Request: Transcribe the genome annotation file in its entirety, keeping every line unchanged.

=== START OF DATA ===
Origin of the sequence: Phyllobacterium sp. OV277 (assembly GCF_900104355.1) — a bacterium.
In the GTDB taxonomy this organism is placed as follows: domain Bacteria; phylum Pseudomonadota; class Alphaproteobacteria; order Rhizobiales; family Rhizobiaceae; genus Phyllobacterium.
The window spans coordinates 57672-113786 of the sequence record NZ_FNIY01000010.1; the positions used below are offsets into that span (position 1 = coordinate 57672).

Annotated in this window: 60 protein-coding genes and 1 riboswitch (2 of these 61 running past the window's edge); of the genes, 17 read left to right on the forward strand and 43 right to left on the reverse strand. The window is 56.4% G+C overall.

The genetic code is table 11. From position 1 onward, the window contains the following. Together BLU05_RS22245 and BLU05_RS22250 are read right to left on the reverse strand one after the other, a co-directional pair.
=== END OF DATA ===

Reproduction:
Origin of the sequence: Phyllobacterium sp. OV277 (assembly GCF_900104355.1) — a bacterium.
In the GTDB taxonomy this organism is placed as follows: domain Bacteria; phylum Pseudomonadota; class Alphaproteobacteria; order Rhizobiales; family Rhizobiaceae; genus Phyllobacterium.
The window spans coordinates 57672-113786 of the sequence record NZ_FNIY01000010.1; the positions used below are offsets into that span (position 1 = coordinate 57672).

Annotated in this window: 60 protein-coding genes and 1 riboswitch (2 of these 61 running past the window's edge); of the genes, 17 read left to right on the forward strand and 43 right to left on the reverse strand. The window is 56.4% G+C overall.

The genetic code is table 11. From position 1 onward, the window contains the following. Together BLU05_RS22245 and BLU05_RS22250 are read right to left on the reverse strand one after the other, a co-directional pair.